Winifred Knights, Dulwich Picture Gallery

Of the many British modernist painters currently enjoying a revival, Winifred Knights is amongst the most deserving, having been completely forgotten about in spite of her painting The Deluge, 1920, one of the most memorable images associated with the First World War. A superb draughtsman, she adopted the methods and materials of Renaissance forebears like Piero della Francesca, assimilating them into a distinctive and thoroughly modern style of her own.

Colossal statue of god Hapy being lifted from the water, Thonis-Heracleion, Aboukir Bay, Egypt, 4th century BCSunken Cities, British Museum

Lost underwater for more than 1,000 years, the busy Egyptian port of Thonis-Heracleion and its neighbour Canopus were rediscovered in the 1930s. Excavations have been ongoing ever since, and this wonderfully evocative exhibition displayed just a tiny proportion of the treasures archaeologists believe lie undiscovered. Beautifully preserved by the sea, the objects offered a vivid picture of two cosmopolitan and culturally diverse cities, their fortunes intimately connected to the power of river and sea.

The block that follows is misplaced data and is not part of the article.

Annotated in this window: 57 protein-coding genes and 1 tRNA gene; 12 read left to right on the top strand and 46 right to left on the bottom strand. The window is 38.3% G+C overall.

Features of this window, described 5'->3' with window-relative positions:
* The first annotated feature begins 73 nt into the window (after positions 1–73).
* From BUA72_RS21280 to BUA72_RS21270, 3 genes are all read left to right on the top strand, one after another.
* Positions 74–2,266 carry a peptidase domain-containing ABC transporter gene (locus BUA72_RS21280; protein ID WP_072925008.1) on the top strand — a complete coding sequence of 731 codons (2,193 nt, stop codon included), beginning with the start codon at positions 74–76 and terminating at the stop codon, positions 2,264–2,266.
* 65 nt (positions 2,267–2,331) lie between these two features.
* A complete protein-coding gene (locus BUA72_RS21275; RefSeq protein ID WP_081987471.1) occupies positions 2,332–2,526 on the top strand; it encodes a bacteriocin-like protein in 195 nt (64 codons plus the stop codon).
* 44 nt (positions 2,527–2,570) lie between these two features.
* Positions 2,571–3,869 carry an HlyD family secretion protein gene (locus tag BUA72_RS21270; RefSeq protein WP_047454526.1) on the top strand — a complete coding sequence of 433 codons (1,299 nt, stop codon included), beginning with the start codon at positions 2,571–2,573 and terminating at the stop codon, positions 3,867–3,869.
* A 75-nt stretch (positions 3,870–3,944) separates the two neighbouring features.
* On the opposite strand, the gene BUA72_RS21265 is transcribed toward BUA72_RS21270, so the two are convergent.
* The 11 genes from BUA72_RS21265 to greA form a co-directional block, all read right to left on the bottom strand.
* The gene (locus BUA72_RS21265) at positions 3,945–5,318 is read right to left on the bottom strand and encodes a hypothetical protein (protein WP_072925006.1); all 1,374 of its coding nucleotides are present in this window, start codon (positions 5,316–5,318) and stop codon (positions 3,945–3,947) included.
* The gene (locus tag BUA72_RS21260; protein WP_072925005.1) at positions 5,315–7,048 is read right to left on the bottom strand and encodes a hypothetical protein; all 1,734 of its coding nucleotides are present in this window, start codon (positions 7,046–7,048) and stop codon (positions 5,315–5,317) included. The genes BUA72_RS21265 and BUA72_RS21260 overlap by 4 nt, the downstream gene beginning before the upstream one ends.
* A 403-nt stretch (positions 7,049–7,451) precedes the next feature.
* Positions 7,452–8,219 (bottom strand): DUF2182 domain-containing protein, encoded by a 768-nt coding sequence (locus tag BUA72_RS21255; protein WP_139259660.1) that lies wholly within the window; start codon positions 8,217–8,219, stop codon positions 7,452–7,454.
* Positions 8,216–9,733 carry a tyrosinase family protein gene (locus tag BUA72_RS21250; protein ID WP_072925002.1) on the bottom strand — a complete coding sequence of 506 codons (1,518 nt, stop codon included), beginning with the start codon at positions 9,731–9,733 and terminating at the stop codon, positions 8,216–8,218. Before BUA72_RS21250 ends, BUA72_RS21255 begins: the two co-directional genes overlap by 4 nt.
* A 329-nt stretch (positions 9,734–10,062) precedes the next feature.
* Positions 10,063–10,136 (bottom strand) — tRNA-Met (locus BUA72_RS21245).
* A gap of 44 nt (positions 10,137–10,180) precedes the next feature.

Vogue 100, National Portrait Gallery

Hugely anticipated, this exhibition marking 100 years of Vogue exceeded all expectations. Subtitled “A Century of Style”, it had spark and panache in spades, but its reach extended far beyond fashion, chronicling 20th century Britain in unexpected, but resonant terms. From images of the Blitz to paintings and photographs by Paul Nash, Vogue has never been just about clothes, but in images of supermodels and those controversial, early pictures of Kate Moss by Corinne Bailey, fashion held up a compelling if wonky mirror to wider society.

Beyond Caravaggio, National Gallery

There’s been a trend in recent years for exhibitions that explore the work of a major artist without recourse to many – or any – of that artist’s significant works. It’s a formula much maligned by those who feel that exhibition-goers are getting a rum deal, but as the National Gallery’s Delacroix and the Rise of Modern Art showed, a painter’s followers can offer considerable insight into the reasons for his or her influence. By showing him alongside his many imitators, this exhibition cast Caravaggio in a league of his own, and was a rare instance of a female painter – in this case Artemisia Gentileschi – being acknowledged as one of the very few who came close to matching the great master.

Giorgione, La Vecchia, c. 1508-10, tempera and oil on canvas, Gallerie dell'Accademia, Venice Photo © Archivio fotografico del Polo Museale del VenetoIn the Age of Giorgione, Royal Academy